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date: 26 February 2020

Abstract and Keywords

This chapter reviews neuropsychological literature on comprehension impairments. Evidence from patients suggests that semantic cognition involves multiple components which can be separately damaged, leading to semantic deficits which play out in qualitatively different ways. This chapter reviews patterns of behavior seen in semantic dementia (SD), a progressive degenerative disorder leading to loss of stored knowledge, and access deficits, including semantic aphasia (SA) and Wernicke’s aphasia (WA), where knowledge is not lost but inaccessible. The chapter argues for a modality and category free “hub” of knowledge, degraded in SD. Additionally SA patients with access deficits are limited in their executive use of knowledge—with inflexible understanding across modalities. The chapter focuses on current areas of debate, highlighting brain regions implicated in different aspects of semantic cognition, and poses unanswered questions within the semantic cognition literature.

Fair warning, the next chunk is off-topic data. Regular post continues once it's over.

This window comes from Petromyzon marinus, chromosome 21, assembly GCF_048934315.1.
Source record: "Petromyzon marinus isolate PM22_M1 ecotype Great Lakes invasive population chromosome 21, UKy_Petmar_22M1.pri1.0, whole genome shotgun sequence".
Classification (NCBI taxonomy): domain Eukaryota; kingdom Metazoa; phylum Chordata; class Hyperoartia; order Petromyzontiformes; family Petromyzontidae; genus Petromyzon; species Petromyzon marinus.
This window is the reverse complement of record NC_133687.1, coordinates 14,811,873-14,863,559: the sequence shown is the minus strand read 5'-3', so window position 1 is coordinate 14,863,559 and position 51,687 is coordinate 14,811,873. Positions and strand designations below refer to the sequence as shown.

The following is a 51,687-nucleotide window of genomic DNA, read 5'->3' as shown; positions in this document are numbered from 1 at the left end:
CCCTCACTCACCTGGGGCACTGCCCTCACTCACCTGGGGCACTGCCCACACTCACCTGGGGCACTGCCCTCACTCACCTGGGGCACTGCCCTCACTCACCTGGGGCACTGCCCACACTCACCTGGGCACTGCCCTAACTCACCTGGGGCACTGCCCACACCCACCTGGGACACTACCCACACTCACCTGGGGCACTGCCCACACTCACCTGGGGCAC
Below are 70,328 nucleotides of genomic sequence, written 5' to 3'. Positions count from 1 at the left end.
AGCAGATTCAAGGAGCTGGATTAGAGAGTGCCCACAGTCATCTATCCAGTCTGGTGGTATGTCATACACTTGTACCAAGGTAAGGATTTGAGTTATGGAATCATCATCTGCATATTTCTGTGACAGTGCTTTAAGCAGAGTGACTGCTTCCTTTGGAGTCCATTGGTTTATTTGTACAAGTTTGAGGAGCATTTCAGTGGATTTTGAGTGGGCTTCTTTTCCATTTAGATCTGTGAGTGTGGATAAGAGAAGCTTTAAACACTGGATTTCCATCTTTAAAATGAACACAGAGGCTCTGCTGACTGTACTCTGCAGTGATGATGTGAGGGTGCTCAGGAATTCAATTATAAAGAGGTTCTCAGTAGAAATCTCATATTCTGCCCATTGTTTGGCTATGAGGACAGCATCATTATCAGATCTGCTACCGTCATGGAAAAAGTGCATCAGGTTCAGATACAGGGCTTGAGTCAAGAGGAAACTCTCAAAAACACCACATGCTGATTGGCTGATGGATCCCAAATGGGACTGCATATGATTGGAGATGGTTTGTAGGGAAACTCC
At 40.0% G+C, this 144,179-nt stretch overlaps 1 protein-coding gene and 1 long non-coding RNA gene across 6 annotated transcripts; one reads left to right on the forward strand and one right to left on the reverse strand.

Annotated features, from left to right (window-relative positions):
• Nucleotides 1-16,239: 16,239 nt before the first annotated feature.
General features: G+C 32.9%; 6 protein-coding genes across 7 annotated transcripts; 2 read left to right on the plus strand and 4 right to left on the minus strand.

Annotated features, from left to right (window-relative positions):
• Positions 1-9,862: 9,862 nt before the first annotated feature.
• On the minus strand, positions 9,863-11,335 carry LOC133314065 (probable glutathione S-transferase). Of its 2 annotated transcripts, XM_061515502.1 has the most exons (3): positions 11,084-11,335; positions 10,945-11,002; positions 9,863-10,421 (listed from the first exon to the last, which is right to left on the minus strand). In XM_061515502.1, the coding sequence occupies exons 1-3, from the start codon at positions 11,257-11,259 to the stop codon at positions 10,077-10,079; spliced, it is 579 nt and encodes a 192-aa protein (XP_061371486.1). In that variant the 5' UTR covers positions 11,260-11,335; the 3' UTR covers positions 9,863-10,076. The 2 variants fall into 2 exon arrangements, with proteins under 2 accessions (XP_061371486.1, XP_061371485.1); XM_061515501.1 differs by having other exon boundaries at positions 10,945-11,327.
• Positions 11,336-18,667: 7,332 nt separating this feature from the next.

Keywords: semantic, dementia, aphasia, access, heteromodal

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